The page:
Monday, August 20, 2007

Food books.

I had a request a while back for some good books on food. I've been saving the topic for a day when I didn't have anything to discuss, and today's the day. The in-laws arrive in a couple hours and I still have most of the house to clean, and a trip to the gym to do. But talking books will make me happy, so here we go.




Food in History, by Reay Tannahill may be familiar because it's lurking in my sidebar under "what I'm reading", even though I've been done with it a week or two, now. Anyway, this is THE book on the history of food. Well, there are others, but they're either biased, or too detailed, or not detailed enough. This one makes a heroic effort to cover every era of history, everywhere, and does it in layman's terms. If you're interested in food, it's an enjoyable read. If you're only going to read one book on the subject, read this one.




The Man Who Ate Everything, by Jeffery Steingarten isn't meant to be food humor, but it is. This guy is a curmudgeon in the finest sense of the word. And he doesn't like putting up with bullshit. So who better to debunk food myths? Low salt and low carb diets, "Chinese Restaurant Syndrome" he debunks them all. With wit and dry sarcasam. And some lovely side trips into Paris and Northern Italy to simply talk about good food. This is a fast and easy read, too; excellent beach reading, or vacation reading.



The Botany of Desire, by Michael Pollan, takes four plants (apples, potatos, marijuana, and tulips) and shows how the human race has altered them to suit ourselves. This one pretty much covers all the methods of modern plant-breeding and industrial farming. That may sound boring, but if you're interested in food and plants, it's a fascinating read, and he's a wonderful writer. (I suppose any book is boring if you don't like the topic.)




CookWise, by Shriley O. Corriher. Shriley's a chemist. This isn't a book about the history of food (except in the sense that any good book will touch on the history of something, even if it's just 'we used to...') it's a book about how food WORKS. Why baguettes are dense and chewy, yet biscuits are light and fluffy; how the actual shape of salt crystals can effect your cooking; why chocolate gets grainy if you heat it wrong. It's all there. The writing is pretty dense and matter-of-fact, which is what you'd expect from a chemist, but it contains so much information that it's still fascinating. Plus there are over 200 recipes to try out the techniques she discusses.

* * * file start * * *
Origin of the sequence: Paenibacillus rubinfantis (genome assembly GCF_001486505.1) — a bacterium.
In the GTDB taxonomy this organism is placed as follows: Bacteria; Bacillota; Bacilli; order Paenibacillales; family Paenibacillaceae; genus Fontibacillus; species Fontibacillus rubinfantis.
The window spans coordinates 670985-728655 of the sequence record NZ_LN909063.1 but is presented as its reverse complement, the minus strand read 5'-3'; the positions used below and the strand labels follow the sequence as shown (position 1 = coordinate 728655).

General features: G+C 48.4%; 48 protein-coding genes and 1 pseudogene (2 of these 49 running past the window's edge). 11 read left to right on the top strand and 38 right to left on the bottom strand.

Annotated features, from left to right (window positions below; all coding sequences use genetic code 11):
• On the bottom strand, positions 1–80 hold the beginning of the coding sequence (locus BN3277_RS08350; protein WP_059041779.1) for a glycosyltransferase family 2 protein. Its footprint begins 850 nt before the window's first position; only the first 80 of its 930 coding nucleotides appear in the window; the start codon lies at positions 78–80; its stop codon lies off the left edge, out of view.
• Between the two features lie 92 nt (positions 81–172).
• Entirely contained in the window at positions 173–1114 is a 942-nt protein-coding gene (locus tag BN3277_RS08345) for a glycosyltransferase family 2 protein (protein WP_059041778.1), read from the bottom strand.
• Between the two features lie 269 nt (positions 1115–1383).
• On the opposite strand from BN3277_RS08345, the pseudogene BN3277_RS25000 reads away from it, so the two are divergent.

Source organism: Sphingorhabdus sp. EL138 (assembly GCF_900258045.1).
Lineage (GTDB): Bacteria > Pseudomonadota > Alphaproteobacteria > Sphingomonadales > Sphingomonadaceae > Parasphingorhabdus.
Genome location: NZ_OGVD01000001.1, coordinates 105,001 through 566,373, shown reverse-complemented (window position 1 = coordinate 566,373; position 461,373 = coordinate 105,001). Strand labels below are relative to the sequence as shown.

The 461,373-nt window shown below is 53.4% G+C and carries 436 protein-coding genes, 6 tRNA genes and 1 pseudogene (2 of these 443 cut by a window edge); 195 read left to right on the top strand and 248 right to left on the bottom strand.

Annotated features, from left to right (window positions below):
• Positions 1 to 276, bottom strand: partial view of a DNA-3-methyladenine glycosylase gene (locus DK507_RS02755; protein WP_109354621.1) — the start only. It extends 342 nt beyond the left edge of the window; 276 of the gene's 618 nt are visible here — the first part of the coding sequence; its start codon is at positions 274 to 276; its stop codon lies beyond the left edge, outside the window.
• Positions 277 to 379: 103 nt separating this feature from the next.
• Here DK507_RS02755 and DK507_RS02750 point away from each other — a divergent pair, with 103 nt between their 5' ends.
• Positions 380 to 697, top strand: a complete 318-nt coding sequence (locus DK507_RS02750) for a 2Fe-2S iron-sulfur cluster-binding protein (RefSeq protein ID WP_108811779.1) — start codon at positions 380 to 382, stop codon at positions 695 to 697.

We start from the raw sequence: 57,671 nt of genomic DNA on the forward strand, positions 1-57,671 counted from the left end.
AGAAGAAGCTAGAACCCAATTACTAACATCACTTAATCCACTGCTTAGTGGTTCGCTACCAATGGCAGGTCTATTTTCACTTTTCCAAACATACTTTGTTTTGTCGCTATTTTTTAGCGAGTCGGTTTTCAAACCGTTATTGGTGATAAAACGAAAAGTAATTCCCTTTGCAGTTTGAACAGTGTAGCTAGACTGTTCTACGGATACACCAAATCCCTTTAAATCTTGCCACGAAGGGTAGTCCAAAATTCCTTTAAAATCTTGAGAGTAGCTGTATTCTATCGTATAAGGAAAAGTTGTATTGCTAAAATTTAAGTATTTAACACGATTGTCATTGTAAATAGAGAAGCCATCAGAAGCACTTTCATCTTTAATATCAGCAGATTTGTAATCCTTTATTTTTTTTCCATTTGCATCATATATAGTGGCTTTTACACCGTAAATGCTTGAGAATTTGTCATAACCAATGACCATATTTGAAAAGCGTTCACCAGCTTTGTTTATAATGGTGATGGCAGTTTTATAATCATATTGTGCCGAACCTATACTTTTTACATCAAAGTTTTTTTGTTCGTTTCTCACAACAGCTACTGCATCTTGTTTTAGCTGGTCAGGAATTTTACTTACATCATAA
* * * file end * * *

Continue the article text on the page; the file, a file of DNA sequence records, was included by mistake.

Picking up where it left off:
So there you go. I think if you read those four books, you could probably carry on a food conversation with nearly anyone. Well, there's a fifth book, "The History of Food" by Mag Toussaint Samat. But it's a bit extreme; 782 pages. Plus it's a translation from French, and a bit on the dry side. And slanted toward French food. But if you're obsessed by the topic and want something almost entirely European, it's a good book.


Mmmm, books and food. You can't beat the combination.

3 comments:

Amy Lane said...

Okay...I think I can judge my total uncoolness by how much I DON'T think about food--and the blogosphere is just littered with food ideas...I think I may have to learn to cook just to hang out with the cool kids...

Katherine said...

Thank you for the food history/culture reviews! Two others you might like (if you haven't already read them) are "The Sacred Cow and the Abominable Pig" by Marvin Harris, which discusses the origins of food taboos; and "Much Depends on Dinner" by Margaret Visser. Margaret's book is subtitled "The Extraordinary History and Mythology, Allure and Obsessions, Perils and Taboos of an Ordinary Meal." Enjoy....

Lola said...

I think you would be interested in this one - "Da Vinci's Kitchen: A Secret History of Italian Cuisine" by Dave DeWitt.